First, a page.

Jewish New Year (Rosh Hashanah)
Feast of Trumpets (Yom Teruah - The Day of Blowing)
Next observance: sunset of WEDNESDAY, the 4th of September 2013
This is a Sabbath unto the Lord: “Do no regular work.” Lev. 23:25.
The Feast of Trumpets, better known as Rosh HaShanah occurs on the 1st of Tishrei (the 7th Biblical month corresponding with September/October of our calendar year.)
Scriptural references: Leviticus 23:23-25; Numbers 10:9-10, 29:1; and Nehemiah 8:1-12.
The Bible states that the Feast of Trumpets is to be a holy day celebrated with trumpet blasts on the first day of the seventh month. The blowing of the trumpet was associated with the calling of a solemn assembly; a warning of danger and action to be taken; or the arrival of a king.
Over the centuries this feast, because it was the first in the series of three fall festivals considered to be the holiest time of the year, came traditionally to be called “Rosh HaShanah” or literally the “Head of the Year”, or New Years Day. This may be connected to the events described in Nehemiah 8:1-12, called “holy” in verses 10 & 11.
While this feast is not specifically mentioned in the New Testament, at least two extremely important prophetic events are described there as beginning with a trumpet blast. They are the “catching up” of the body of believers (1 Thessalonians 4:16-18), and the return of the Lord (Matthew 24:31.)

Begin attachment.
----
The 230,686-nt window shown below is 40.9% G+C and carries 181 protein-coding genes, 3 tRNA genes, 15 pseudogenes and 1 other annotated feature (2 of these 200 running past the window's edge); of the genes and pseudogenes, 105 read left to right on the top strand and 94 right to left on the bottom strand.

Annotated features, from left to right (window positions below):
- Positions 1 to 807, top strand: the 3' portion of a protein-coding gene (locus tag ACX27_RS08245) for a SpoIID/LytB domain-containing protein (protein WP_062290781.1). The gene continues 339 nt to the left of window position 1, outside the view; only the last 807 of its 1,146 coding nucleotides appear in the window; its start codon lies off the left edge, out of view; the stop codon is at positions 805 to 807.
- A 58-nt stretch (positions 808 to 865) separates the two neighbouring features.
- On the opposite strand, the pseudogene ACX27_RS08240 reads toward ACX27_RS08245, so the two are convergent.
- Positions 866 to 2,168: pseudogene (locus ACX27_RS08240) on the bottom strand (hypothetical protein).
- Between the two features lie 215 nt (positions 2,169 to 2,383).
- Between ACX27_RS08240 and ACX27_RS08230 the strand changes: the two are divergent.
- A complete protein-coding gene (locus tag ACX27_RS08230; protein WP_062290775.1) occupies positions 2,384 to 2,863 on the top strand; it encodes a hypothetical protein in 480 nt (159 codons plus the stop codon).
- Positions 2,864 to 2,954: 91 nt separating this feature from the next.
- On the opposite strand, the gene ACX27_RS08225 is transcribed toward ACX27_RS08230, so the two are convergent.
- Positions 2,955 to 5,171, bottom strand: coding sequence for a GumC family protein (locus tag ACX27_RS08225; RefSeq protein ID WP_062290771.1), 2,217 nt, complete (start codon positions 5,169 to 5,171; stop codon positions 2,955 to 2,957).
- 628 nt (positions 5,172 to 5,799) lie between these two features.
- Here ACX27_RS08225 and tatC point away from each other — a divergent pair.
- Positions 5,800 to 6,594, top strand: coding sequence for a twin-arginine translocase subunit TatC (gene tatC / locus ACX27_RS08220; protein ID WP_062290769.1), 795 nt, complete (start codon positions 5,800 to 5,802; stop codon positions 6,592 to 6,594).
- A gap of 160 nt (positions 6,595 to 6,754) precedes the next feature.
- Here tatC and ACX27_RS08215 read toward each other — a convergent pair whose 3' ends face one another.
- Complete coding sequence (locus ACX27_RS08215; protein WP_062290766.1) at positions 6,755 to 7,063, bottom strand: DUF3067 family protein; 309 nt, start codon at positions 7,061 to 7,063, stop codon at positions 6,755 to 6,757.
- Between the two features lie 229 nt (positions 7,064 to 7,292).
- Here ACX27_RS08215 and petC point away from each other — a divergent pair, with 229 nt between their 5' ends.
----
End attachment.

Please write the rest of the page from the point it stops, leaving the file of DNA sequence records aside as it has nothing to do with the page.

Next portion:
The Feast of Trumpets is celebrated today with several different blasts of the “Shofar” (a trumpet made from a ram’s horn). It is a very solemn time, just preceding the holiest day of all days in the Biblical calendar, the Day of Atonement (better known as “Yom Kippur”). On Yom Kippur God’s atonement (forgiveness) is sought and His judgment is feared. The ten days from Rosh HaShanah through Yom Kippur are called the “Days of Awe”, when one considers his/her sins before God, and enters into a period of repentance; of asking for forgiveness from God and from those one has harmed; and of restitution. Observant members of Remnant will be using this time as a time of repentance and revival; and a time to make amends with others that we may have offended over the year.
Rosh HaShanah also remembers the creation of the universe by Adonai (God). It is traditional to eat apples dipped in honey to welcome a sweet new year. Fruit, sweet vegetables, and honey appear in the main dishes.